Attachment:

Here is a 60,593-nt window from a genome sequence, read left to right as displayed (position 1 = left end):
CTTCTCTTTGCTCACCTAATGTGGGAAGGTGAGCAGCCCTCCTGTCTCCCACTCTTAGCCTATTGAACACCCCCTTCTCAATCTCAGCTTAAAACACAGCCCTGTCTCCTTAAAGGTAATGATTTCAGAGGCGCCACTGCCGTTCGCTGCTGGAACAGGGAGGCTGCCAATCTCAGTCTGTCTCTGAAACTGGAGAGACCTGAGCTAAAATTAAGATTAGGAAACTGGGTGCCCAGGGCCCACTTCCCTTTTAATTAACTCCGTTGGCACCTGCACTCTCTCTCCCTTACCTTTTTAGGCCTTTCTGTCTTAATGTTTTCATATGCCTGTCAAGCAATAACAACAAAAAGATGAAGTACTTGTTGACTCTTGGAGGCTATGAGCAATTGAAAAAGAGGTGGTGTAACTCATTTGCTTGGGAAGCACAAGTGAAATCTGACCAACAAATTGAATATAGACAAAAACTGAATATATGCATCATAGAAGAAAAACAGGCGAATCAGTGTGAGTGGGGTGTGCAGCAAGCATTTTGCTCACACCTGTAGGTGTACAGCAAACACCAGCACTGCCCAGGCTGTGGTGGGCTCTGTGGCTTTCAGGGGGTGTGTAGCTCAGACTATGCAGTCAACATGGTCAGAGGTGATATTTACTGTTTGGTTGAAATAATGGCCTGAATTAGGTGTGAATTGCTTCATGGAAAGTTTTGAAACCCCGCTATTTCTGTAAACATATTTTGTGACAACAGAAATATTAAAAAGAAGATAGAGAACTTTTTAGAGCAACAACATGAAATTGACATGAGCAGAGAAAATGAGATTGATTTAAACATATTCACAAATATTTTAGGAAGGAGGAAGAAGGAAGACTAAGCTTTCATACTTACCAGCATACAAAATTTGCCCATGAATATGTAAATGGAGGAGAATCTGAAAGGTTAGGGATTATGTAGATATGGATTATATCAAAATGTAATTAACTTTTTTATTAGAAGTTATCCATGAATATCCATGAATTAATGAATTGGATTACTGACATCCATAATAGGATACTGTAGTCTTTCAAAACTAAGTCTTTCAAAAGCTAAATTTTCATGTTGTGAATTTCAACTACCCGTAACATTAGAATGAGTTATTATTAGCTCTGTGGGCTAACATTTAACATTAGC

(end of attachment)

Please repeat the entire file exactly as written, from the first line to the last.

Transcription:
Here is a 60,593-nt window from a genome sequence, read left to right as displayed (position 1 = left end):
CTTCTCTTTGCTCACCTAATGTGGGAAGGTGAGCAGCCCTCCTGTCTCCCACTCTTAGCCTATTGAACACCCCCTTCTCAATCTCAGCTTAAAACACAGCCCTGTCTCCTTAAAGGTAATGATTTCAGAGGCGCCACTGCCGTTCGCTGCTGGAACAGGGAGGCTGCCAATCTCAGTCTGTCTCTGAAACTGGAGAGACCTGAGCTAAAATTAAGATTAGGAAACTGGGTGCCCAGGGCCCACTTCCCTTTTAATTAACTCCGTTGGCACCTGCACTCTCTCTCCCTTACCTTTTTAGGCCTTTCTGTCTTAATGTTTTCATATGCCTGTCAAGCAATAACAACAAAAAGATGAAGTACTTGTTGACTCTTGGAGGCTATGAGCAATTGAAAAAGAGGTGGTGTAACTCATTTGCTTGGGAAGCACAAGTGAAATCTGACCAACAAATTGAATATAGACAAAAACTGAATATATGCATCATAGAAGAAAAACAGGCGAATCAGTGTGAGTGGGGTGTGCAGCAAGCATTTTGCTCACACCTGTAGGTGTACAGCAAACACCAGCACTGCCCAGGCTGTGGTGGGCTCTGTGGCTTTCAGGGGGTGTGTAGCTCAGACTATGCAGTCAACATGGTCAGAGGTGATATTTACTGTTTGGTTGAAATAATGGCCTGAATTAGGTGTGAATTGCTTCATGGAAAGTTTTGAAACCCCGCTATTTCTGTAAACATATTTTGTGACAACAGAAATATTAAAAAGAAGATAGAGAACTTTTTAGAGCAACAACATGAAATTGACATGAGCAGAGAAAATGAGATTGATTTAAACATATTCACAAATATTTTAGGAAGGAGGAAGAAGGAAGACTAAGCTTTCATACTTACCAGCATACAAAATTTGCCCATGAATATGTAAATGGAGGAGAATCTGAAAGGTTAGGGATTATGTAGATATGGATTATATCAAAATGTAATTAACTTTTTTATTAGAAGTTATCCATGAATATCCATGAATTAATGAATTGGATTACTGACATCCATAATAGGATACTGTAGTCTTTCAAAACTAAGTCTTTCAAAAGCTAAATTTTCATGTTGTGAATTTCAACTACCCGTAACATTAGAATGAGTTATTATTAGCTCTGTGGGCTAACATTTAACATTAGC